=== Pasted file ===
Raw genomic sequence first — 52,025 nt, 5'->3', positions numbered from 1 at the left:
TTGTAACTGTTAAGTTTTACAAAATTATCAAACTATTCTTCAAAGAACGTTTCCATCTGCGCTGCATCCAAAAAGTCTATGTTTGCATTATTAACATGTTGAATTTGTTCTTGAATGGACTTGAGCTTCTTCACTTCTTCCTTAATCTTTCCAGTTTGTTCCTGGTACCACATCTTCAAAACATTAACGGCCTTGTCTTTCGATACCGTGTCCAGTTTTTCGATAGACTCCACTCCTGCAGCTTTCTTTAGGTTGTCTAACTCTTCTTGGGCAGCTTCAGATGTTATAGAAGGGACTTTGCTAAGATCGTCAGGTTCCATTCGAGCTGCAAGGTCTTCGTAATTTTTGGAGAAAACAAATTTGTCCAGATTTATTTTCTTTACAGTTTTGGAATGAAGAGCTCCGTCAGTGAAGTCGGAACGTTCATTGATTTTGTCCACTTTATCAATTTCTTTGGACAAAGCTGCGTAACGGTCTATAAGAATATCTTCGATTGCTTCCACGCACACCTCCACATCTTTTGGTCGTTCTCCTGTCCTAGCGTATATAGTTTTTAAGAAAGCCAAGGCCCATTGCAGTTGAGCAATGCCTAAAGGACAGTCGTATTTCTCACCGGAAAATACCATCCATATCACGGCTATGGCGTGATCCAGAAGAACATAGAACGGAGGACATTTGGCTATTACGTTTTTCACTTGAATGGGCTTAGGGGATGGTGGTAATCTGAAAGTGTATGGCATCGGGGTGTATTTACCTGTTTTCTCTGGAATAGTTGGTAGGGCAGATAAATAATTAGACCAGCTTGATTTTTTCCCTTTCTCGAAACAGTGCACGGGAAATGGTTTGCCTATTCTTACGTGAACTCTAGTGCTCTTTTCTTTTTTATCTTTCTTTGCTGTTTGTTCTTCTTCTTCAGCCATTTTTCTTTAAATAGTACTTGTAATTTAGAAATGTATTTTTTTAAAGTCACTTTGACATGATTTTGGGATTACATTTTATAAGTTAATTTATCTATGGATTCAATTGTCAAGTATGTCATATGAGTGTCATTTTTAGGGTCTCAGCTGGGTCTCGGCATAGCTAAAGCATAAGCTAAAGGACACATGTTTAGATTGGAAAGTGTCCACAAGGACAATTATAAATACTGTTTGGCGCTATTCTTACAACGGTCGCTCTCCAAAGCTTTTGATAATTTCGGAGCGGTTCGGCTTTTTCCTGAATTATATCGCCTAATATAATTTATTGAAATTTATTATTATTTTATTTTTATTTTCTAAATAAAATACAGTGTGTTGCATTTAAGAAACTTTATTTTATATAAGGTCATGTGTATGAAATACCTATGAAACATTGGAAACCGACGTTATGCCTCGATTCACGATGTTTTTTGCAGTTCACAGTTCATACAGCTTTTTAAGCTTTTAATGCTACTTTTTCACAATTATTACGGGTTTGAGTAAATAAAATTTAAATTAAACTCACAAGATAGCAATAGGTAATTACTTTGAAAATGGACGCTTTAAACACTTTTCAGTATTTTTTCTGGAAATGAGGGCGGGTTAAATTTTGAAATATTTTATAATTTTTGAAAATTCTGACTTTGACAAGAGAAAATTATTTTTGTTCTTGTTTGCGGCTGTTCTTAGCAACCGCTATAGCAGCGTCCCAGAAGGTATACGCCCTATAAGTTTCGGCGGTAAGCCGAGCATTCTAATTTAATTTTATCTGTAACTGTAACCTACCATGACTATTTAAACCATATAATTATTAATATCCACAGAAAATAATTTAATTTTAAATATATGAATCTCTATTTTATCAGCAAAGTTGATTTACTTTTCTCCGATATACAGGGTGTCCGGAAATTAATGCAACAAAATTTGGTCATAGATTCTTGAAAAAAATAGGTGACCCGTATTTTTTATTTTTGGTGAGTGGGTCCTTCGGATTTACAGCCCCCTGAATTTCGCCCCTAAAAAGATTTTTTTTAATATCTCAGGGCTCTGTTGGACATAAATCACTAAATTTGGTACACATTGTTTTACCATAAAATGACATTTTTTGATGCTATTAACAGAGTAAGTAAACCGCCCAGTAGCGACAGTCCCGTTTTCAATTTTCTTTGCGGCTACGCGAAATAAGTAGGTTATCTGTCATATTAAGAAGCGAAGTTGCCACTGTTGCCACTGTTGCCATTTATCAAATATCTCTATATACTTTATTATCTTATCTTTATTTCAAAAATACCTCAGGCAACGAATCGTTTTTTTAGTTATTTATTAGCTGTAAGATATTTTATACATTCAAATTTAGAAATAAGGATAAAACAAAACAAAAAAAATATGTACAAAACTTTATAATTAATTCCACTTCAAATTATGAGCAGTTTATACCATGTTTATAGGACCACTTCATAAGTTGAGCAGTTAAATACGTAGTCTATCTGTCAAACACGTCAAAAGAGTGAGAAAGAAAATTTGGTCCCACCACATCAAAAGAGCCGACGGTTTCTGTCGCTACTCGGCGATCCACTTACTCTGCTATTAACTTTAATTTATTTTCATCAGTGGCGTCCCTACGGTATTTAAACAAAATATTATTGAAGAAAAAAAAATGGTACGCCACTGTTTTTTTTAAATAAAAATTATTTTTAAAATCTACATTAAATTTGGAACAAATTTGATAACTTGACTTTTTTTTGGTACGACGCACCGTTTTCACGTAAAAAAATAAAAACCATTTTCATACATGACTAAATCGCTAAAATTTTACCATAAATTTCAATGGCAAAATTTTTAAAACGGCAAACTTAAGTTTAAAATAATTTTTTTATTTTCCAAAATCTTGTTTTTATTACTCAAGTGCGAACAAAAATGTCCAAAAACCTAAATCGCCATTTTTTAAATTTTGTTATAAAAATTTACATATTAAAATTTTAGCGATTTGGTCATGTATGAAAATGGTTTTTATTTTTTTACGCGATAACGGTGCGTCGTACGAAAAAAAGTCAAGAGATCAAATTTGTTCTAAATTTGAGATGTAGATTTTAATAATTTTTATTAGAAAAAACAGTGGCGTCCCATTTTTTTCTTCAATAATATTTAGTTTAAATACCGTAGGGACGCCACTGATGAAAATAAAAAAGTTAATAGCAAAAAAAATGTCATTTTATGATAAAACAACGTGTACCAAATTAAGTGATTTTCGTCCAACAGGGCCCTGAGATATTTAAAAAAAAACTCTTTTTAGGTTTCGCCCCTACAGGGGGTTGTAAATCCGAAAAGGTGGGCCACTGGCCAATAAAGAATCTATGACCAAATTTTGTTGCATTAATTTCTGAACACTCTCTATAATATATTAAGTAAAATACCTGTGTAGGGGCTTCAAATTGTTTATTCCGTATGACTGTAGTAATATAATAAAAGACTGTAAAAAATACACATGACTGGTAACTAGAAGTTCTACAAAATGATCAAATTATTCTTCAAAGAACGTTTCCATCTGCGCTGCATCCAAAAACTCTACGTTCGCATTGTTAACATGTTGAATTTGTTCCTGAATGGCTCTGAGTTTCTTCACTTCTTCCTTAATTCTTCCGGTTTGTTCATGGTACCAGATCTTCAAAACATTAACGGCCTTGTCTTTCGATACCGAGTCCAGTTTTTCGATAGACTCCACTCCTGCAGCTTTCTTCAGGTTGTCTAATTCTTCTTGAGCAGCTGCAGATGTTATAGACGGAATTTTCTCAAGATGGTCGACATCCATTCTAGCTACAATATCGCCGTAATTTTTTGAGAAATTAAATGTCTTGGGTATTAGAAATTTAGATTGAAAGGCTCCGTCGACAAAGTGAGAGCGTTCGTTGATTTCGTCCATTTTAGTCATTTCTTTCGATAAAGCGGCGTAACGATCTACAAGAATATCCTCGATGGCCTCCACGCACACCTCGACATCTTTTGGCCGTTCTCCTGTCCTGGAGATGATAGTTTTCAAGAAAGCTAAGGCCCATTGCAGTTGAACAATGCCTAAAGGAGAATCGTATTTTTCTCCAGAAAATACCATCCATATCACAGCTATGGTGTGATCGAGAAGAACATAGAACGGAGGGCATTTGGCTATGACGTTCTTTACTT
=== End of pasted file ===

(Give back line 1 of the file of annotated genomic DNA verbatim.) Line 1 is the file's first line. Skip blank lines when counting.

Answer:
Raw genomic sequence first — 52,025 nt, 5'->3', positions numbered from 1 at the left: